So we had a good laugh over that, and then the next episode of the show started (one episode per crappy movie) and Mate goes, "Oh my God! I've seen this one TOO!"  

No movie is bad enough for my Mate.  (I am actually beaming with pride. It's such an adorkable quality. I could watch those shitty movies with him for the rest of our lives.)

And there you go! 

Hopefully I made up for falling asleep yesterday--but I may try to slip some fanfic in this weekend anyway.

Wednesday, April 19, 2017

Erranded to death...

Kid to school

Walk the dogs

Service the car

Shopping with Mom

The fabric store!

Home again

Daughter drives now

But first the pet store

Then there's Safeway

Lunch now please?

Parking lot hopping

Til Del Taco

Cause Mom's got a headache

Cause it's almost two.

Thank grown daughter

Get in the car

Get the kids
A stop at Starbucks

Unicorn Frappe--

Not until tomorrow?

Well unicorn poop!

Make some promises

Get them home

Shit, I've got work!

If I don't nap I'll die

Mate to the rescue!

Dishes done when I wake up!

Leftovers for dinner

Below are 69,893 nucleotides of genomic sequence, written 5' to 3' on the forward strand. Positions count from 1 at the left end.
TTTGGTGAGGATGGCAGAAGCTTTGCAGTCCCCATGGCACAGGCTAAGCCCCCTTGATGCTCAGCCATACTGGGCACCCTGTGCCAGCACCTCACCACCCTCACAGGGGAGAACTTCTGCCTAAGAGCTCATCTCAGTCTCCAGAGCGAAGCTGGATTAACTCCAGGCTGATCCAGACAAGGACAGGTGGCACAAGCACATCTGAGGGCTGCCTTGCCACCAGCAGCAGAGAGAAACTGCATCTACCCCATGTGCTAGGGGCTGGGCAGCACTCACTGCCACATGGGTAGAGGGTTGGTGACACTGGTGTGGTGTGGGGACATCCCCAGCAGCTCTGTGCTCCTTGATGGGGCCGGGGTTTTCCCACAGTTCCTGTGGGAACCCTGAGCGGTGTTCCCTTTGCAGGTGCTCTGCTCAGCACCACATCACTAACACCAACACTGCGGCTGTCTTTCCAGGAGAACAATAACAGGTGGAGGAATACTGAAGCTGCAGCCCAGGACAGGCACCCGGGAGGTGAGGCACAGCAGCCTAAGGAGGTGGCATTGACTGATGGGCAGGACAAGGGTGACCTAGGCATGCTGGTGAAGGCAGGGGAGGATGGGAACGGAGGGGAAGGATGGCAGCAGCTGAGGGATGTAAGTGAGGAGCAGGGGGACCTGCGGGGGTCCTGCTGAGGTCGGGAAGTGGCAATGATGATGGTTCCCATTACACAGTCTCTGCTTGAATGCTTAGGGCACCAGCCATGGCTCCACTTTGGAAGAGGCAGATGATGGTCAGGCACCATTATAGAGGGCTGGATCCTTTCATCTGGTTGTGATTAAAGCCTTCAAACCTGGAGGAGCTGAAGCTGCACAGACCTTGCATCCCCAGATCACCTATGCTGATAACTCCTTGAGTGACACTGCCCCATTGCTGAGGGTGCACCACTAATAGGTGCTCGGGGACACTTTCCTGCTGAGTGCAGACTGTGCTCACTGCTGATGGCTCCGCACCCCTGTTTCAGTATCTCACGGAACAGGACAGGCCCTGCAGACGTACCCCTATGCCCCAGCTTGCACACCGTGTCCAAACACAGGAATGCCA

Then it's time

To make some swag

Last night I was up

Until almost two

Tonight it's much shorter

Cause Mate's doing it too

A whole half hour

To watch TV

While working on sweater

For the kid who helped me.

And now I'm writing.

Post office tomorrow

And Thursday too

God I've got a lot to do.

On a plane in a week?

Or just a little bit more.

Seems I've sung

This song before.

But it's not getting old

And it's not getting twee

Cause I'm busy as hell

Right before RT.

Tuesday, April 18, 2017

Ham ham ham ham...

So, VERY tired tonight--shall share a short dissertation on ham and what it apparently means to my family.

On Saturday night, I made a ham for the family. We were going to my parents for Easter potluck, but my kids REALLY love ham, and it was on sale for obvious reasons. I bought two.

Anyway, it was enjoyed on Saturday, and then we went to my parents' house and ate ALL THE THINGS Sunday, and then this morning...

I checked to make sure Squish was eating breakfast...

"So, uh, Squish. Whatcha eatin' there?"

She smiled around a mouthful.  "Something I found in the refrigerator."

"You know, there's also lobster mac and cheese leftover from yesterday."

"Mm... good dinner."

I thought this was cute--and gratifying, and then, as I was walking the dogs, I got a text from Chicken...

"I'm coming over."

"Do you want me to bring coffee after I'm done walking dogs?"